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Denial of the Funk: The Impact of Racism on our Nation’s Health

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Portrait of Dr. Cornel West

Portrait of Dr. Cornel West Credit: Gage Skidmore (from creative commons)

The problem in America is, America’s been in denial about its problems. And that’s a problem. 

America doesn’t have a race problem, in reality there’s been catastrophes visited upon Black people. Catastrophes visited on Indigenous brothers and sisters. Catastrophes visited on Latino brothers and sisters. Catastrophes visited on working people. Catastrophes visited on women of all colors. We can go on and on. 

This week on Making Contact, we bring you a talk from noted author, scholar, and self-described intellectual freedom fighter, Dr. Cornel West speaking at the Guild Theater in Sacramento, California in 2023. In his discussion, West uses America’s music legacy as a way to explore catastrophic conditions brought on by our denial of the funk, seen through the impacts of racism on the nation’s health.


  • Dr. Cornel West, Dietrich Bonhoeffer Chair at Union Theological Seminary

Episode Credits:

  • Host: Anita Johnson
  • Executive Director: Jina Chung
  • Staff Producers: Anita Johnson, Lucy Kang, Salima Hamirani, Amy Gastelum
  • Engineer: Jeff Entman
  • Editor: Adwoa Gyimah-Brempong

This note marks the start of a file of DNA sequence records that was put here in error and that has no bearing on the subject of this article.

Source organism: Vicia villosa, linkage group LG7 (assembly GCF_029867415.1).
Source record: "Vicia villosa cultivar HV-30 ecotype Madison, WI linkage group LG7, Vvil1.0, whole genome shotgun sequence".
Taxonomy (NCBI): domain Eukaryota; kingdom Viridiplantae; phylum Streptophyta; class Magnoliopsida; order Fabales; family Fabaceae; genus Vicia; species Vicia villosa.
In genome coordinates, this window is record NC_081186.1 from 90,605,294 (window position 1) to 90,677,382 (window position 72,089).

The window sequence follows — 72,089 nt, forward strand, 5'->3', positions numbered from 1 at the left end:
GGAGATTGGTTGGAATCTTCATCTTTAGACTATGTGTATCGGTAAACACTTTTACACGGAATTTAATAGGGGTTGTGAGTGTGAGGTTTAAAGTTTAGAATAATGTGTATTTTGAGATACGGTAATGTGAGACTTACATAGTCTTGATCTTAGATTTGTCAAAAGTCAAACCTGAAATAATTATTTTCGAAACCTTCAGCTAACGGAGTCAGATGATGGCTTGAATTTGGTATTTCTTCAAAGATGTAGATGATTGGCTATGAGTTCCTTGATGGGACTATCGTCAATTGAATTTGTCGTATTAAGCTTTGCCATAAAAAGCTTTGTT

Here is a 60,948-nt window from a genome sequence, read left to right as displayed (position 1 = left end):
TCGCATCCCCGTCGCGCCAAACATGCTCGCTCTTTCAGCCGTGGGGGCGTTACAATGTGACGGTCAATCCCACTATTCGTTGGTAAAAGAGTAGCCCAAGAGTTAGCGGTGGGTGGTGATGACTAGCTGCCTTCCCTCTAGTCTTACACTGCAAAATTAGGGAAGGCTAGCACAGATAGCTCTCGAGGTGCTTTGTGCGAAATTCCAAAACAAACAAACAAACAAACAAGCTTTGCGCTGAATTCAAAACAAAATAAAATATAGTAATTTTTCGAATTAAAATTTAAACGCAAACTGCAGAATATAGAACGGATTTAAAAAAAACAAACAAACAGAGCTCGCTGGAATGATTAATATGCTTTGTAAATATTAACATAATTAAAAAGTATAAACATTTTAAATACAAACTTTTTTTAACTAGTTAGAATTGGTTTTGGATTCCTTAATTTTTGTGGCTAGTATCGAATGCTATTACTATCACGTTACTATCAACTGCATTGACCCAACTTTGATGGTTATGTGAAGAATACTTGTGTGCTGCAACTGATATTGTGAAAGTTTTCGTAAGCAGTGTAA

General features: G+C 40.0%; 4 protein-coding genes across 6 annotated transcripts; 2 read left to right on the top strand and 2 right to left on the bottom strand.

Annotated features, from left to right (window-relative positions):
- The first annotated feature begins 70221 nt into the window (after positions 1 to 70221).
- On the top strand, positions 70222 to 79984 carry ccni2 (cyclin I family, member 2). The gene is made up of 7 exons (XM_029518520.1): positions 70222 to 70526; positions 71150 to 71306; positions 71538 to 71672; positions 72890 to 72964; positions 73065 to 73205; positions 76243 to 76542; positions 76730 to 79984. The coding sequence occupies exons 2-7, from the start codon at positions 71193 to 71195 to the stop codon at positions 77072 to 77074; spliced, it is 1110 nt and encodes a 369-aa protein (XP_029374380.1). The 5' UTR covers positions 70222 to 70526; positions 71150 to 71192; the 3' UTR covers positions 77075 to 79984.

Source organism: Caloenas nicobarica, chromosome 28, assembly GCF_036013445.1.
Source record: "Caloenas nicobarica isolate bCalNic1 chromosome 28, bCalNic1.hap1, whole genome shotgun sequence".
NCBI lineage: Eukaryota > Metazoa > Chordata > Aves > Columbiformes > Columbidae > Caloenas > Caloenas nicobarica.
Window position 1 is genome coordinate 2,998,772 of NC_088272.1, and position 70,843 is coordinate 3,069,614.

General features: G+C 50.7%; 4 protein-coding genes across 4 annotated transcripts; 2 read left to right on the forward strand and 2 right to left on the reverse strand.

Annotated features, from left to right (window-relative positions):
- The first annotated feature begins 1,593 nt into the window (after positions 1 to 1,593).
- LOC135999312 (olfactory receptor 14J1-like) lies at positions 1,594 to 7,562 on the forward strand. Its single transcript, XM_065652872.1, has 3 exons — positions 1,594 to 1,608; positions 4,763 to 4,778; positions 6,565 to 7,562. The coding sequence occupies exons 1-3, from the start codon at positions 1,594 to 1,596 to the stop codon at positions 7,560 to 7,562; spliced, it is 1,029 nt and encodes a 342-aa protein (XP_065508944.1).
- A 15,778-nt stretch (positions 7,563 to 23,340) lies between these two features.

• Digital Media Marketing: Anubhuti Kumar


  • Bedroll – Blue Dot Session
  • The Garden State – Audiobinger
  • My Friends – Quiet Orchestra


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Dr. Cornel West: Our system is, in too many ways, broken. The way we see the world shapes the way that we treat it. This is making contact.

What is the blues about? It’s about catastrophe. Nobody loves me but my mama and she might be driving too. That’s B. B. King. That’s the B side of the thrillers gone.

Anita Johnson: That’s noted author, scholar, and self described intellectual freedom fighter, Dr. Cornel West, speaking at the Guild Theater in Sacramento, California in 2023.

In his talk, West uses America’s musical legacy as a way to explore the plight of people of color, which he attributes to our denial of the funk, or more specifically, America’s race problem. But that’s where you start. See, the problem in America is, America’s been in denial about its problems. But there’s never been a race problem in America.

There’s been catastrophes visited upon black people. Catastrophes visited on indigenous brothers and sisters. Catastrophes visited on Latino brothers and sisters. Catastrophes visited on working people. Catastrophes visited on women of all colors. We can go on and on. But as soon as you shift from the catastrophic to the problematic, you’ve already deodorized the funk.

Like going from Pat Boone to Curtis Mayfield. Or from Kenny G to John Coltrane.

Anita Johnson: I’m Anita Johnson, and on today’s episode of Making Contact, we bring you Revolutionary Blues and America’s Problems.